The systems based in Burum, Netherlands, use the 3.5Ghz frequency range for emergency communications with sea traffic. Their location has been in doubt for years as the Dutch government plans to use the 3.5Ghz range for 5G telecommunications.
Inmarsat said it received confirmation from the Greek Ministry of Digital Governance last week that it will be able to continue using a new ground station in Thermopylae, Greece. It expects the agreement to be finalised within several weeks.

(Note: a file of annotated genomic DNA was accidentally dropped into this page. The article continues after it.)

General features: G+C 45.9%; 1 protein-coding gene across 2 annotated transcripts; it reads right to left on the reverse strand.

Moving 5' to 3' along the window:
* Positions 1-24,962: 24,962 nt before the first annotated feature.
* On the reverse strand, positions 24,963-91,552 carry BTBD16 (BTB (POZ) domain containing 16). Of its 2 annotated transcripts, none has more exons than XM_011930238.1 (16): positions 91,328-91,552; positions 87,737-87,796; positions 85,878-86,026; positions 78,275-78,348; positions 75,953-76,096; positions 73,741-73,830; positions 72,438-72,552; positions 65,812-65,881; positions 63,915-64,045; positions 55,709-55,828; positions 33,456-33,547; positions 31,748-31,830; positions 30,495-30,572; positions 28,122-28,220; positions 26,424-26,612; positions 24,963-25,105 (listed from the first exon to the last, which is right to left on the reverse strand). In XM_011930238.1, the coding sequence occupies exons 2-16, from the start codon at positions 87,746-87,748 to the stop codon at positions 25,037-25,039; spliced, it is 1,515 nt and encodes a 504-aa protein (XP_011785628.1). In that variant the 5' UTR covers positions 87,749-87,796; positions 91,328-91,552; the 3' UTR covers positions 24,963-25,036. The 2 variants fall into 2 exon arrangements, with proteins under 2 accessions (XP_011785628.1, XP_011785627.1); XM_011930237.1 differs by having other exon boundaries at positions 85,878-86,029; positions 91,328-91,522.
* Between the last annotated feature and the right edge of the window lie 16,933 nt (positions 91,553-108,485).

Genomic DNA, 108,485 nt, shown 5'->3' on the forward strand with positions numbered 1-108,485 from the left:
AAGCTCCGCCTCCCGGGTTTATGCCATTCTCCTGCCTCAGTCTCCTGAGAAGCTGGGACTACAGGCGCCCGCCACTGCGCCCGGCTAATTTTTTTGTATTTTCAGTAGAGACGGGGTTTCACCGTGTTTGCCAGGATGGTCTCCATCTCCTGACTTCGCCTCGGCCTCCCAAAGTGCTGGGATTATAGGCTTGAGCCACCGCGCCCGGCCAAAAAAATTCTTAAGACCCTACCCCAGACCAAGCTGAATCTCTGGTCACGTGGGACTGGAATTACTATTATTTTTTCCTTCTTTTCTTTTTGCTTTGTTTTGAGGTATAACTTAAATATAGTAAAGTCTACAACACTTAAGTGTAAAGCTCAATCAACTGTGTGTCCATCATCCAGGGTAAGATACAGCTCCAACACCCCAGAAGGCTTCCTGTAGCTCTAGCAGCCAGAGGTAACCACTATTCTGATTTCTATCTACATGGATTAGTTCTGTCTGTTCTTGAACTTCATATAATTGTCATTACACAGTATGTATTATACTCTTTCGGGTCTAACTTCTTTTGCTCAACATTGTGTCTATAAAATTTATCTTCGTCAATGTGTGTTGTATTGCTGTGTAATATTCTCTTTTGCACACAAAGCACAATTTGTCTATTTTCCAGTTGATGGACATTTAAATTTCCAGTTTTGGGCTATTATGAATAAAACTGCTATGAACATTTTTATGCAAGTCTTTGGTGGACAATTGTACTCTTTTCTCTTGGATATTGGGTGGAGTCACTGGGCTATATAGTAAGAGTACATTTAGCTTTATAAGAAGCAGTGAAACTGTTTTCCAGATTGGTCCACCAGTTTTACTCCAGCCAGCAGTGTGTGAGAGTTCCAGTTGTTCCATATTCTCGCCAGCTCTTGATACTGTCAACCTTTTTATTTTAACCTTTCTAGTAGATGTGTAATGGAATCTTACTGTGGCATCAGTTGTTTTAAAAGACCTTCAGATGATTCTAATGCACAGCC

"We will continue to operate within the current spectrum from Burum before completing our migration to our new location in Greece," a spokesperson said.
Inmarsat was acquired this year by Viasat of the United States for $7.3 billion.
The Dutch 5G roll out has lagged behind that of other European countries because of disputes over the use of the 3.5GHz bandwidth, with key auctions now expected no earlier than spring 2024.
(Reporting by Toby Sterling; Editing by Kirsten Donovan)